Senior Moment Member
Join Date: Jun 2011
Location: West Vancouver B.C.
Thanked 104 Times in 100 Posts
Rep Power: 6
I learned a VERY hard lesson over the past two days. I was re-installing my rudder - long tubed spade. The hull had to be 9' up to gain the necessary clearance to start the shaft in the tube. The shaft is thick wall stainless pipe with a web and foam/glass over and it is VERY heavy - a heavy two man job to move it.
The tube is angled back at about 20 degrees and the bottom of the blade is a continuous curve so very difficult to block or position a jack.
Beforehand I figured - no problem - set up blocking right at hand, two guys pick it up and get the shaft started in the tube and block it. Once that's done, slide it in and block it again while connecting the quadrant - easy right?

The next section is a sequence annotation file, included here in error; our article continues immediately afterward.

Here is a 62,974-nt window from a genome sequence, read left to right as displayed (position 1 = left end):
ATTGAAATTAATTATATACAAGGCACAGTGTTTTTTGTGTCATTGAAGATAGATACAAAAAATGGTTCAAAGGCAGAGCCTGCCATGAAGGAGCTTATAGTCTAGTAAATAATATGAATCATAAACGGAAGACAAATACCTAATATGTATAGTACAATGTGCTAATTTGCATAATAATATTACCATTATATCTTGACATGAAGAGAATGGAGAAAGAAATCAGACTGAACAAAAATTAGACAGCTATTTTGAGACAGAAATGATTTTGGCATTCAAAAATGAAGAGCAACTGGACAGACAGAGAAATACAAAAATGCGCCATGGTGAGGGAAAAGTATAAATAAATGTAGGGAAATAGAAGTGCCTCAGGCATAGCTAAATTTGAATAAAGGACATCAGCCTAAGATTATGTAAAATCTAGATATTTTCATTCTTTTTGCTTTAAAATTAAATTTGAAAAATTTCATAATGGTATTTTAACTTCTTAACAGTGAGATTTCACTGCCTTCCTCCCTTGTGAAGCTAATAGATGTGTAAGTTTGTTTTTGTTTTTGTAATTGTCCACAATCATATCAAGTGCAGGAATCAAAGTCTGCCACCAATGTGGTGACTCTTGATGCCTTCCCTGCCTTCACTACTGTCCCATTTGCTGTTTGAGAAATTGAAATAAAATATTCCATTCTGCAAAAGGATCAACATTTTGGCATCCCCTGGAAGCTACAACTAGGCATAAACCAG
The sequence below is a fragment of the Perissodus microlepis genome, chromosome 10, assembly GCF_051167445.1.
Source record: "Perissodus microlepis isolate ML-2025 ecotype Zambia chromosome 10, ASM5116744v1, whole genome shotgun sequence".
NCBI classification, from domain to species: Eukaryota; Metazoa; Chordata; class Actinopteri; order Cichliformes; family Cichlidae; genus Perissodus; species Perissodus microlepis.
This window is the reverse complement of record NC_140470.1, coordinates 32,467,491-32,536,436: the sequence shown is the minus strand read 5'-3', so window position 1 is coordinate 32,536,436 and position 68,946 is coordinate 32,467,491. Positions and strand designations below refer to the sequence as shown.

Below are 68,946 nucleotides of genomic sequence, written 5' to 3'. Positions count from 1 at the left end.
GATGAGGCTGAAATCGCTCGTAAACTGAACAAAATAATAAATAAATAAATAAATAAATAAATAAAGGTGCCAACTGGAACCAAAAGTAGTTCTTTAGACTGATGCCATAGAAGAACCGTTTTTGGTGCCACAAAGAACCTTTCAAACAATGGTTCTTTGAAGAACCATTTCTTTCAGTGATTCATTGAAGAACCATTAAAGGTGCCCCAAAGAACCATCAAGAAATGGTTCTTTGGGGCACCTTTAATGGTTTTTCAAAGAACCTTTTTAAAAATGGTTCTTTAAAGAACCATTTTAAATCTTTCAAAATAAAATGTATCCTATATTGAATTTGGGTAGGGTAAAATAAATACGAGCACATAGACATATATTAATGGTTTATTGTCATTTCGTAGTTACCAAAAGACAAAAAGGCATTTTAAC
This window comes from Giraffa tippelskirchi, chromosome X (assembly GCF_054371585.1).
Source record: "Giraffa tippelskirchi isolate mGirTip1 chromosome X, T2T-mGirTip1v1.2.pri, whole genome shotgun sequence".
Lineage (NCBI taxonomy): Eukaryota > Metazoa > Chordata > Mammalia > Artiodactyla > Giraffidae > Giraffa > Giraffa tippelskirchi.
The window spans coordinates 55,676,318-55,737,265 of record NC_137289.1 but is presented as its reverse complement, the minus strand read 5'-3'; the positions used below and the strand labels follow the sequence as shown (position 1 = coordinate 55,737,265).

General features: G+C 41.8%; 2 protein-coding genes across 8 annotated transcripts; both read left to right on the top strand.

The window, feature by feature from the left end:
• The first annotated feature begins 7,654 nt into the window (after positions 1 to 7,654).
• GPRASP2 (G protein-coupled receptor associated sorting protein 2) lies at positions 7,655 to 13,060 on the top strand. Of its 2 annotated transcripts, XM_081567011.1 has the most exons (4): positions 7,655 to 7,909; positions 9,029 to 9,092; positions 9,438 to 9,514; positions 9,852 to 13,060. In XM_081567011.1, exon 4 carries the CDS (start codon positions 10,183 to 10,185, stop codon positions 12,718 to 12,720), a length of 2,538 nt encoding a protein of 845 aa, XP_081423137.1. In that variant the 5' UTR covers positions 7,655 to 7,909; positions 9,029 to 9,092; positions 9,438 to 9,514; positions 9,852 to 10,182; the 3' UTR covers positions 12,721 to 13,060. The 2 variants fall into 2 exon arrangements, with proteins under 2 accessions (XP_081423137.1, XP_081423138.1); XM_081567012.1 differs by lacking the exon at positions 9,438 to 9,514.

Due to the angled tube and the curved bottom on the rudder, the shaft had a tendency to c0ck in the tube and jam when trying to get the shaft to engage the top bearing - there's a gap between the top of the tube and the top bearing where the quadrant fits over the shaft. Lining that up was a bitch due to the fact that the top of the shaft was simply squarely cut off pipe. Even when it was partially engaged in the bearing it had a tendency to dig in and jam due to the unavoidable side forces caused by the angled tube.
Here's the hard learned tip: If you have to reinstall this type of rudder, before you do anything else, grind a tapered bevel on the top 1/4" or so of the shaft, round it over and sand it smooth. This will make a huge difference in how easily it engages and slides - it will eliminate the tendency for the leading edge to dig into the bearing from the side forces as you slide it up.
I, myself, personally intend to continue being outspoken and opinionated, intolerant of all fanatics, fools and ignoramuses, deeply suspicious of all those who have "found the answer" and on my bad days, downright rude.
Last edited by SloopJonB; 04-05-2012 at 11:59 AM.